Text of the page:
Despite all these problems, home sleep studies can be very helpful in making a sleep apnea diagnosis, especially for patients with a relatively high chance of having obstructive sleep apnea. This technology is rapidly advancing and is likely to get better and better. There are now smart phone apps being developed using sophisticated algorhithms that may be able to calculate the number of times you stop breathing. In the Apple Watch rumor mills, it’s been even speculated that the watch can not only measure heart rate, it has technology built in to potentially measure oxygen levels.
Barbara eventually was able to undergo another home test, but this time, with lots of guidance from the home testing company, she was able to do the test properly, and was found to have moderate sleep apnea. She started using an APAP machine the following week, and is now sleeping much better every night.
If you’ve undergone a home sleep test, what are some problems that you experienced? Did it give you useful results? Was it convenient, or more of a pain? Please enter your comments below.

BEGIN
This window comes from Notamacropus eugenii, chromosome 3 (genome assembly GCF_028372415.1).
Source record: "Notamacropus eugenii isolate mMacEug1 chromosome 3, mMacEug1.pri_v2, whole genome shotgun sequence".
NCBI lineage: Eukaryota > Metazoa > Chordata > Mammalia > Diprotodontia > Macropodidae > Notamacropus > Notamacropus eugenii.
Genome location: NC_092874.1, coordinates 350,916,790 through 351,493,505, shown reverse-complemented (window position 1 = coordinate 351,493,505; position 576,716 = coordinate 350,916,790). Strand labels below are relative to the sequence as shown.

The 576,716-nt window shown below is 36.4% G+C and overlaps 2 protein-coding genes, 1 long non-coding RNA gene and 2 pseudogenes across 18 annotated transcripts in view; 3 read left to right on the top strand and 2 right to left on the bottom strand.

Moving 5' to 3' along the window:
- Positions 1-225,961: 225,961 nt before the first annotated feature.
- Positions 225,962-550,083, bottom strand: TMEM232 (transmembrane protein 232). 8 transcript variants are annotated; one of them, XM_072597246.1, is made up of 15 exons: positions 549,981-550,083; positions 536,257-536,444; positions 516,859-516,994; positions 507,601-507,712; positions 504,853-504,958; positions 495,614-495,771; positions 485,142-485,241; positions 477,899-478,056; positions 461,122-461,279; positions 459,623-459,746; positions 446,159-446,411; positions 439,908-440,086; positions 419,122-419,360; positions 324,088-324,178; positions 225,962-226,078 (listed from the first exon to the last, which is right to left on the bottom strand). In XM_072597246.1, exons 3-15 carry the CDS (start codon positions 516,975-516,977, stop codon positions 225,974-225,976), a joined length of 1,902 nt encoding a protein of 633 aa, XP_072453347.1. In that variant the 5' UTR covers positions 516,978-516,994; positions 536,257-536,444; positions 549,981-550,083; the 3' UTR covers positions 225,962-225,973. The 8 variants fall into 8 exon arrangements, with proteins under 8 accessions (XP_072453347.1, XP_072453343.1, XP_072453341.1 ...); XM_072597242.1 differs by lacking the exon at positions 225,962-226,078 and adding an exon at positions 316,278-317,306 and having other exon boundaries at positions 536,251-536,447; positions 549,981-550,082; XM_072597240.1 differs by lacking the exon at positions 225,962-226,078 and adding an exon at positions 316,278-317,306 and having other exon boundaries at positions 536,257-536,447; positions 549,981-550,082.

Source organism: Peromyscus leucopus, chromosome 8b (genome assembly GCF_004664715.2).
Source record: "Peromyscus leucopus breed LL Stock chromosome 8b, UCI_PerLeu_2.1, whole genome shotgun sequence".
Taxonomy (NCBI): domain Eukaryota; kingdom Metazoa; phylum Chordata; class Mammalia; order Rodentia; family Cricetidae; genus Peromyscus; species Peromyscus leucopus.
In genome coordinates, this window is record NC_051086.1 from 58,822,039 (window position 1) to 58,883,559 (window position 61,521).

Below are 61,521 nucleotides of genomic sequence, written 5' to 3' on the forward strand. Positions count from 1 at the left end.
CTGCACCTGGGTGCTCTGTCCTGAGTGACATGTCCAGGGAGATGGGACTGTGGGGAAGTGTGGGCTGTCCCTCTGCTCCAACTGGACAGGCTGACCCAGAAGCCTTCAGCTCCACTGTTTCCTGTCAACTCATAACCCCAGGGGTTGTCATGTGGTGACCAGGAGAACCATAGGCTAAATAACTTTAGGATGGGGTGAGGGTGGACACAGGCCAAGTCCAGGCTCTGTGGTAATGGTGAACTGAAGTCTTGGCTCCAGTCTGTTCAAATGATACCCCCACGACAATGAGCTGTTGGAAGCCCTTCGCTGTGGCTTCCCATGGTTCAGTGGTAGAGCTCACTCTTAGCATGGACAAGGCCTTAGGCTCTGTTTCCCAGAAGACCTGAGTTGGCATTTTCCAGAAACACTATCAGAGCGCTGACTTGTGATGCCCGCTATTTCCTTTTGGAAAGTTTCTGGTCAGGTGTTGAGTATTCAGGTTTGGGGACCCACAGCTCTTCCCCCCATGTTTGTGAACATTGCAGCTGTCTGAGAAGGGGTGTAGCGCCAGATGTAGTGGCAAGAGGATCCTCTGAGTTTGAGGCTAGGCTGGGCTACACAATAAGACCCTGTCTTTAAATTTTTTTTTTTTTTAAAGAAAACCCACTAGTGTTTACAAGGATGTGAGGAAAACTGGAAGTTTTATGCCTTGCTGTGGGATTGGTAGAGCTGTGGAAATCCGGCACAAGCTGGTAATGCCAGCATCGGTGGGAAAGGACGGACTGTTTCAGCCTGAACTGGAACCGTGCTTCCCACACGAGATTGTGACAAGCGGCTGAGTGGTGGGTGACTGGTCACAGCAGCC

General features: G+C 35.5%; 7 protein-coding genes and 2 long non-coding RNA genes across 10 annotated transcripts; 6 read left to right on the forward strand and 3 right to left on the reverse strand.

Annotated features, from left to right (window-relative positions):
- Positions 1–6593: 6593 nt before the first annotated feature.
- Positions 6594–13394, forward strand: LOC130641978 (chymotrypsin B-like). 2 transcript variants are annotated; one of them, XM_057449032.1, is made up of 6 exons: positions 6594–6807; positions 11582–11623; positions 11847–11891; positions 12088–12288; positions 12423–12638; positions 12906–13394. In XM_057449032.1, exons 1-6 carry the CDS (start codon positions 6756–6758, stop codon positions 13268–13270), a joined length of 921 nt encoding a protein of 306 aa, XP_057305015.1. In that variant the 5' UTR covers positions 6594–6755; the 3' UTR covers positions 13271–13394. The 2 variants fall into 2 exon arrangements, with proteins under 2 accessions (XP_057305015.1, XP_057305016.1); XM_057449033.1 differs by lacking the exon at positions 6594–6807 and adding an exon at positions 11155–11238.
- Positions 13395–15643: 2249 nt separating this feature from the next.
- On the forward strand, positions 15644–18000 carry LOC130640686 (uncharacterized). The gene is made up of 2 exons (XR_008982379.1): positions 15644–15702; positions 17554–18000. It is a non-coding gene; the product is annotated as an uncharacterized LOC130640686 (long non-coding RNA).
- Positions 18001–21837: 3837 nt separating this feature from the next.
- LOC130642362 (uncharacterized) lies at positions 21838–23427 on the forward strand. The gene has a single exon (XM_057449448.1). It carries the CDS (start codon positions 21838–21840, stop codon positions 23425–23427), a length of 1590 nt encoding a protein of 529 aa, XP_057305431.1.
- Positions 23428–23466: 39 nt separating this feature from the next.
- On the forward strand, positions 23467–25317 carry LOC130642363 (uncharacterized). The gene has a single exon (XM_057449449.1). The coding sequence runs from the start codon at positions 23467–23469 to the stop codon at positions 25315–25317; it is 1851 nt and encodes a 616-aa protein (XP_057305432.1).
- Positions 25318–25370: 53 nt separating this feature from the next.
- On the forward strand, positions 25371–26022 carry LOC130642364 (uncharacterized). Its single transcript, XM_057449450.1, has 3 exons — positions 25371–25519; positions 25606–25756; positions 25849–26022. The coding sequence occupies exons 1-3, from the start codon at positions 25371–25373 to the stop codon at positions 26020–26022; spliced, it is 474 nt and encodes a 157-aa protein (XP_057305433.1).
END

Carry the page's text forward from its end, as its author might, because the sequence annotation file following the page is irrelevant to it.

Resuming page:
I can’t tell you how many times patients complain to me about their in-lab sleep study experiences. The vast majority of feedback is about how terrible the night was. Once in a blue moon, I’ll have someone tell me it was the best night of sleep in years. More often than not, it’s usually because there are no children or pets around to keep waking them throughout the night.
I’ve gotten literally hundreds of different complaints, but here are the 7 top complaints that I get:
1. I didn’t sleep at all. Can they even tell whether or not I have sleep apnea? Patients state that they only slept for one or two hours. Granted, it’s less than ideal. It’s been stated that you need a minimum of 4 hours to solid data to be able to have quality data for analysis. However, If you only slept for one hour, but you stopped breathing 30 times that hour, then you have obstructive sleep apnea with an apnea-hypopnea index (AHI) of 30, regardless of how little you slept. In most cases, enough sleep time is seen, despite very fragmented sleep. Light sleep (Stage N1) can be perceived as being awake, when technically, you’re sleeping.
2. It was too cold. Different labs have different heating or cooling systems. There are standard temperature settings that all accredited labs must adhere to. However, everyone has different preferences, and the technicians should be able to accommodate requests for more blankets or to change the room temperature.